Health education, improvement of awareness, steps for early diagnosis, adequate control and follow up should be ensured.
Role of Administrators, Medical professionals, Public
Administrators to provide adequate infrastructure and budgetary provisioning to ensure space, logistics, human resources and facilities for the NCD clinics closer to communities, so that they could be treated, closely monitored and educated. Special emphasis is needed to make available uninterrupted supply of medicines and other materials. Special budgetary allocation should be provided to diabetes as it a main cause of morbidity and mortality in Kerala population. A central-monitoring cell should be created to monitor and co-ordinate the workings of all the programs related to diabetes. Special media campaigns should be run by state authorities to promote the awareness of the disease. Direct/indirect incentives should be given to agencies involved in diabetes prevention programs. Specialized continuing medical education programs should be organized to help the physicians to be updated on the current development in the field of diabetes management.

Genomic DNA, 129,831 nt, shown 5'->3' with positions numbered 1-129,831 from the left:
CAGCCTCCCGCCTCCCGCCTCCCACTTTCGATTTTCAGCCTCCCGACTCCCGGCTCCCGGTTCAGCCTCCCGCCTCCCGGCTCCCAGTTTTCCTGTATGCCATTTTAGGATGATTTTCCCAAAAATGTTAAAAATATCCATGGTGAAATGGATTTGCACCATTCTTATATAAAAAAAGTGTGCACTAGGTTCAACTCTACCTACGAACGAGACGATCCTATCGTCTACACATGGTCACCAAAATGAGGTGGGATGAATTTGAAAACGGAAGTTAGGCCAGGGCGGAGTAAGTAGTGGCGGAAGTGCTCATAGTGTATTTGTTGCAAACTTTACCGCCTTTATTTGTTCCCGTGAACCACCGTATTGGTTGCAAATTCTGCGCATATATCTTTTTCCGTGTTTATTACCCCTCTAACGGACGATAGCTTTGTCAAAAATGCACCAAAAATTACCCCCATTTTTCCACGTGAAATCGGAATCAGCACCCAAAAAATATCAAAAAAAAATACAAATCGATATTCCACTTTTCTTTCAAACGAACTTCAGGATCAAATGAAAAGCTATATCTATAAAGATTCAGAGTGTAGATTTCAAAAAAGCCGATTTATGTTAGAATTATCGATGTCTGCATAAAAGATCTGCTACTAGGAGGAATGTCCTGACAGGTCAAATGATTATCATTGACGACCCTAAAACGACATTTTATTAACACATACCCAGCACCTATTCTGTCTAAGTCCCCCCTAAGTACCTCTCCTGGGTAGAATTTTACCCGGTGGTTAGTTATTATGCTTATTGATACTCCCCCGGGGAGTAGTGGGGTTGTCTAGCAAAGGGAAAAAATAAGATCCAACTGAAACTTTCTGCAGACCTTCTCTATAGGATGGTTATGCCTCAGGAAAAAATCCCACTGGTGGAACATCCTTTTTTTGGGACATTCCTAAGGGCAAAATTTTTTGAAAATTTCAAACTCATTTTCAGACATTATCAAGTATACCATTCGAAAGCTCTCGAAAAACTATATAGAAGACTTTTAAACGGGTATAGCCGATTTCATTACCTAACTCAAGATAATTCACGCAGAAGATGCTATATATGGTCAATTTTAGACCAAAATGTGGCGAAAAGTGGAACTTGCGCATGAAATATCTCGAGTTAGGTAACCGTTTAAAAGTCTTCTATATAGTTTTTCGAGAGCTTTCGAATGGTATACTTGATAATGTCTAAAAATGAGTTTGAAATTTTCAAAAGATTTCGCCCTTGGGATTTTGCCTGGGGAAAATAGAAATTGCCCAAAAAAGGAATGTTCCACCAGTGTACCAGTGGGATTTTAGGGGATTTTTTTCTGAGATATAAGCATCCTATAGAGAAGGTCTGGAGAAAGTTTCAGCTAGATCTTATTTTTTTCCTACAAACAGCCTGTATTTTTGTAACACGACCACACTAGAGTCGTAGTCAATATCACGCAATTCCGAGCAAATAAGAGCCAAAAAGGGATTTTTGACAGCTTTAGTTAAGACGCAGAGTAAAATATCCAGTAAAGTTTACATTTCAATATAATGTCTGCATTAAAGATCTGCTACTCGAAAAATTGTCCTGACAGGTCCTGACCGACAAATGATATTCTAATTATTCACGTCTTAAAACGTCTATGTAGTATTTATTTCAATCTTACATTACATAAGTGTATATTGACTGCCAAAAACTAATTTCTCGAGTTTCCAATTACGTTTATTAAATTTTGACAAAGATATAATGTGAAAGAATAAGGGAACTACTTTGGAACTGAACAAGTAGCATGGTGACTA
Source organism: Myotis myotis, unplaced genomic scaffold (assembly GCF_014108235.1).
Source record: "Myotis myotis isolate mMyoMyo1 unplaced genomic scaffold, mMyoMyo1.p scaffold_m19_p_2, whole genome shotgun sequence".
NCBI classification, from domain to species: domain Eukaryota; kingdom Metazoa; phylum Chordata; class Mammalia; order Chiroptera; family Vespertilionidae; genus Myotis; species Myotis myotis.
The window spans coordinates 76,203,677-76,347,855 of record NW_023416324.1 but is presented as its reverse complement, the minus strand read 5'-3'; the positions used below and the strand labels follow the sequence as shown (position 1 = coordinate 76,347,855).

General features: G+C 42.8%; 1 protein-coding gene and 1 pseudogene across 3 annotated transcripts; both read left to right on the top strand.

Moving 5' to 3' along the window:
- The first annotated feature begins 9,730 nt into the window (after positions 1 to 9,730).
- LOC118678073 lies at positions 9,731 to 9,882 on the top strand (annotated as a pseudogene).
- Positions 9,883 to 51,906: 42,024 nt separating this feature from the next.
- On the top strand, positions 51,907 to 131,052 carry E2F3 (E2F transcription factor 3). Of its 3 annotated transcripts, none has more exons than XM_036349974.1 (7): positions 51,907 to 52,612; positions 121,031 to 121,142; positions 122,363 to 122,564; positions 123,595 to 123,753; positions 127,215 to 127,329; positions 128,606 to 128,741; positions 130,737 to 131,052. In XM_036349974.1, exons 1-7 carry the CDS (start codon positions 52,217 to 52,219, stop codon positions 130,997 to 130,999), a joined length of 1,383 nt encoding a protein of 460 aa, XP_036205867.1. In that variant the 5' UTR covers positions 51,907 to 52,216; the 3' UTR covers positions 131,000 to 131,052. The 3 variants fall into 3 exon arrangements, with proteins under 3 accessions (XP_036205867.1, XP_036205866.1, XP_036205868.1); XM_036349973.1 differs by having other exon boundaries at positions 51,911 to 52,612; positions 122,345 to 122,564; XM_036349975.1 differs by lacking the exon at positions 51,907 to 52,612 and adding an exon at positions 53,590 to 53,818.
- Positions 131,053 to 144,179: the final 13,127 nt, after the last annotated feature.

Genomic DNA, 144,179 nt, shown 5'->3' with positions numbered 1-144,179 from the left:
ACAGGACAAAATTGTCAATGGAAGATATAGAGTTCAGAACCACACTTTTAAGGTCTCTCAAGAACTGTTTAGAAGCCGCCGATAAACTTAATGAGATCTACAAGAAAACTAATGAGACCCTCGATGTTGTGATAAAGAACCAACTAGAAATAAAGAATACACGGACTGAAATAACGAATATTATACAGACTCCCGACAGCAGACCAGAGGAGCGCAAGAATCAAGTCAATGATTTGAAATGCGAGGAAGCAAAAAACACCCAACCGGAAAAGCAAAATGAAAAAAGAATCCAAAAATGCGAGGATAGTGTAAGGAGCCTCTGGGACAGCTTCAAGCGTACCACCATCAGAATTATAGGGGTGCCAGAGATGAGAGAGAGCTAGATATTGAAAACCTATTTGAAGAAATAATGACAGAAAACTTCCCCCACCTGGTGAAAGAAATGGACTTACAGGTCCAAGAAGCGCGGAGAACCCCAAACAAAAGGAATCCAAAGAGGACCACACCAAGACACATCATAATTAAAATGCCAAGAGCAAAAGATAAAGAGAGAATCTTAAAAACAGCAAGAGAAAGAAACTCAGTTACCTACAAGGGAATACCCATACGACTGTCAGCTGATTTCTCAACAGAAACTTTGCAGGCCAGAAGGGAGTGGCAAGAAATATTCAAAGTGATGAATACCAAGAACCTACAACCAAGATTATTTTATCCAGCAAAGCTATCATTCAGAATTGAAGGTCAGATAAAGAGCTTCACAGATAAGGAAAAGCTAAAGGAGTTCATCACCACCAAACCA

Medical professionals can play an important role in prevention and management of diabetes. They should have adequate knowledge on the guidelines of management of diabetes. Primary focus should be on preventive care. Special attention should be given to women with history of gestational diabetes mellitus. Doctors and other health care professionals should be able to provide customized information on diet, exercise and medication to the people for management and prevention of diabetes rather than providing generalised information. Medical professional should have utmost care in management, regular monitoring and prevention of Diabetes, they should also be able to detect early complications. They should update themselves with newer development, facilitate research.